How dangerous are the Salmonella on my food?

Posted on August 1, 2023   by Dr Samuel J. Bloomfield

Dr Samuel J. Bloomfield take us behind the scenes of their latest publication, 'Genomic diversity and epidemiological significance of non-typhoidal Salmonella found in retail food collected in Norfolk, UK’ published in Microbial Genomics. 

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My name is Dr Samuel Bloomfield, and I am a postdoctoral researcher in the group of Professor Alison Mather at the Quadram Institute, UK. My research focuses on understanding the role of different foods in disease and antimicrobial resistance using genomics and metagenomics.

Non-typhoidal Salmonella (NTS) are one of the largest causes of diarrhoea in Europe and one of the ways in which it can find its way to humans is through food. Our diets are constantly changing, as are international trading partners, altering the types of food we eat and where they originate from. We need to regularly test food for NTS to identify which foods are associated with this bacterium and contributing to infections.

We previously completed a year-long study collecting retail food from throughout the county of Norfolk in the UK, and isolated NTS from 9.6% of raw chicken, 3.7% of raw prawn and 1.3% of raw pork samples. However, we wanted to characterise the NTS further: what strains were present, how diverse were the NTS on each food sample and were they likely causing infections? To do this we used whole genome sequencing (WGS) to compare our food NTS isolates to those from human clinical isolates.

NTS are often organised into serovars based on the molecules on the surface of the bacterium. We found 14 NTS serovars on food and only one was isolated from multiple food commodities: Salmonella 1,4,[5],12:i:- from pork and chicken. We also isolated multiple serovars from two prawn samples. However, we wanted to delve into diversity past the serovar level, so we calculated the largest number of single nucleotide polymorphisms (SNPs) amongst isolates collected from the same serovar and sample. Most of the isolates belonging to the same serovar and sample were highly similar, differing by a median number of two SNPs, but we did identify one prawn sample that contained isolates that differed by 251 SNPs.

In England and Wales, 95% of NTS isolates from human clinical samples are sent to the United Kingdom Health Security Agency (UKHSA), which sequences the genomes of these isolates and uses the genomic data to identify emerging outbreaks. They often use five SNPs as a cut-off to identify NTS outbreaks. We found that 26% of NTS positive food samples contained isolates that differed by more than five SNPs. If we had only isolated a single isolate from these food samples, we would not have captured the diversity of NTS present and could have missed a linkage between the food source and clinical infections.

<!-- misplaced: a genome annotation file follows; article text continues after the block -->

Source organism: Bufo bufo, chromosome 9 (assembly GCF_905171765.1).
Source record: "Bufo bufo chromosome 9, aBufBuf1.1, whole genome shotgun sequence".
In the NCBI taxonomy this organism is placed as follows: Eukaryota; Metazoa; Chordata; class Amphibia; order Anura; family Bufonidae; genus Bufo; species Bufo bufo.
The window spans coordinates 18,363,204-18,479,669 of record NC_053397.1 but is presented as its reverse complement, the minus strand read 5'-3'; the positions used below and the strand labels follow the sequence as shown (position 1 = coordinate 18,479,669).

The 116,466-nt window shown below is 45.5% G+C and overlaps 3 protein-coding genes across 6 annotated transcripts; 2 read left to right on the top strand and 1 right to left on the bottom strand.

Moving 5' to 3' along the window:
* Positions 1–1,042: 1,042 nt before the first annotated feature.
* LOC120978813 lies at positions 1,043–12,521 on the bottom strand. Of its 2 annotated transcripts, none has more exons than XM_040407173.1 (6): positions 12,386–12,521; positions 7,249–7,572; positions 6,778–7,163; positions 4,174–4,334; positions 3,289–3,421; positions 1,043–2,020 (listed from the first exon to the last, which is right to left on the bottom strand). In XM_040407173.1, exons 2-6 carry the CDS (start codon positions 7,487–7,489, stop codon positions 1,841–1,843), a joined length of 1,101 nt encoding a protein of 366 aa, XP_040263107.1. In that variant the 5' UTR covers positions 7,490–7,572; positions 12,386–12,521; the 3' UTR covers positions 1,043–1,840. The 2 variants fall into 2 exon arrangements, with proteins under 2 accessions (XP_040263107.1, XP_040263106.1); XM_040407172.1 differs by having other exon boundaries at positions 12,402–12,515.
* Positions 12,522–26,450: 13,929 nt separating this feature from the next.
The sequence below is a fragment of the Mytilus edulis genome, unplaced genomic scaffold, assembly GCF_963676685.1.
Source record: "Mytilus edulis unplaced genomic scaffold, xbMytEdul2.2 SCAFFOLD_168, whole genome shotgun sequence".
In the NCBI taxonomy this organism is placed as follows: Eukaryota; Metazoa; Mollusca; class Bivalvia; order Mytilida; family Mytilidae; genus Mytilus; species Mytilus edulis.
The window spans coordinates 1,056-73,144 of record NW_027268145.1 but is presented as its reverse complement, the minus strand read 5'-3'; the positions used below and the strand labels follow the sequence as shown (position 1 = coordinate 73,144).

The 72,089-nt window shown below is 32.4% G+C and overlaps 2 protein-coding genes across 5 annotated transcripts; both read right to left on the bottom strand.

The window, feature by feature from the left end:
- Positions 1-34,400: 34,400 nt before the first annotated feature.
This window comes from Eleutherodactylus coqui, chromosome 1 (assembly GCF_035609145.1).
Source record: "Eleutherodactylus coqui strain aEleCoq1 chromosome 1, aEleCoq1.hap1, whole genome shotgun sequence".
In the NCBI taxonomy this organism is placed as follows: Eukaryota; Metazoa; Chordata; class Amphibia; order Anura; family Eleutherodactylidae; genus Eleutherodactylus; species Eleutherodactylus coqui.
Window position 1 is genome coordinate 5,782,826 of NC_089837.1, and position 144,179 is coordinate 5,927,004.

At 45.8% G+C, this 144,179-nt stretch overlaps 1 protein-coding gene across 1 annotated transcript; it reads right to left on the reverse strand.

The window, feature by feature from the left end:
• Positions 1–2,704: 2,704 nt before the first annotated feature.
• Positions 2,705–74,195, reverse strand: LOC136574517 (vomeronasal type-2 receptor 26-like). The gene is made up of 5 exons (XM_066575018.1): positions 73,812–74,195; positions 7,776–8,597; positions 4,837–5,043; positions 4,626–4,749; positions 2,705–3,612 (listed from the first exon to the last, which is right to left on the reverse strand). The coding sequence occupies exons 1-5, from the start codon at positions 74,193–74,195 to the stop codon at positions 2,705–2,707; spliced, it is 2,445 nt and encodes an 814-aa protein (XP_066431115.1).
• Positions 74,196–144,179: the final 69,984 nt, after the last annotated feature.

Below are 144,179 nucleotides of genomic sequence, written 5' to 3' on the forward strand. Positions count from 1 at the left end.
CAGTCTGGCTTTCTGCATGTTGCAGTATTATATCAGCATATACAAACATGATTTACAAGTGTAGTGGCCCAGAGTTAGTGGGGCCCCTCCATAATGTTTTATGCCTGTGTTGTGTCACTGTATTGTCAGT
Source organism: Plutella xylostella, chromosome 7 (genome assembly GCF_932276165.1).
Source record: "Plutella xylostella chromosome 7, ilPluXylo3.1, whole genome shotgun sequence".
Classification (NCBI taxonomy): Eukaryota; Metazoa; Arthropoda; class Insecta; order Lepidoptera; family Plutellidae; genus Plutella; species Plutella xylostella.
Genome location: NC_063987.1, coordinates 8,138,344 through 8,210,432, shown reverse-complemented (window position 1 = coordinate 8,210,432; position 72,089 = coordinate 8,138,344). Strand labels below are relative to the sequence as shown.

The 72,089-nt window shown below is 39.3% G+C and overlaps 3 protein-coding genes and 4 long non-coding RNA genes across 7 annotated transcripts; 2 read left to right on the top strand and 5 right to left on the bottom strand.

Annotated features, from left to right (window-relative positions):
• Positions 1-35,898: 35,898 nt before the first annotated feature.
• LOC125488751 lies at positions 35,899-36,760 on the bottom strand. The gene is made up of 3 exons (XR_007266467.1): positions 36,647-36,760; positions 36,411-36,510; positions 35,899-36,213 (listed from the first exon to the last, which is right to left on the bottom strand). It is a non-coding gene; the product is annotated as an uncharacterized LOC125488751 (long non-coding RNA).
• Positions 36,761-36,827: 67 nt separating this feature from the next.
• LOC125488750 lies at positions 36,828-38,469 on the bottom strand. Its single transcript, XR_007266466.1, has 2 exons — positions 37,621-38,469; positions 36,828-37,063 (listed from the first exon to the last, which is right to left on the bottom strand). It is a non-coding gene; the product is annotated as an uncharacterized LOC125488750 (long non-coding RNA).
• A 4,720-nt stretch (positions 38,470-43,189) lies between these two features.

We compared the genomes of the NTS we had isolated from food to those from human clinical samples in the UK that are made available by the UKHSA and used their five SNP cut-off to identify food isolates closely related to human isolates. The food NTS isolates that were closely related to human isolates belonged to three serovars: Salmonella Infantis and Salmonella Enteritidis from chicken, and Salmonella 1,4,[5],12:i:- from pork and chicken. None of the NTS from prawns were closely related to human isolates, suggesting that prawns do not likely contribute to many NTS infections in the UK.

We had a large number of chicken samples (n=30) that were positive for NTS, so tried to find associations between the type of chicken sample and the presence of NTS closely related to human isolates. We found that 17% of imported chicken samples contained NTS that were closely related to human isolates compared to 2.3% of domestic chicken samples. However, most of the imported chicken samples were frozen unlike the domestic chicken samples that were mostly chilled. It was unclear whether the NTS from imported chicken were more dangerous, or this was due to consumers undertaking unsafe cooking practices with frozen chicken. Therefore, whole genome sequencing can identify associations between samples, but we still need traditional epidemiological studies to understand the sources of human infections.

Most NTS infections are self-limiting, but infections in immunocompromised patients may require antimicrobial treatment. NTS can acquire antimicrobial resistance (AMR) that makes treatment difficult. The NTS isolates we collected from food contained 0-7 AMR determinants. Multi-drug resistance (MDR) is where a bacterium is resistant to three classes of antimicrobial agents, and MDR NTS were isolated from both chicken and pork samples. However, none of the NTS isolates from prawns contained any known AMR determinants, suggesting that any NTS infections due to prawn consumption are likely to be treatable.

Our study on food NTS suggests that continued surveillance using whole genome sequencing could be used to identify putative sources of NTS infections and track AMR, but multiple isolates would need to be cultured to capture the diversity of NTS on food samples.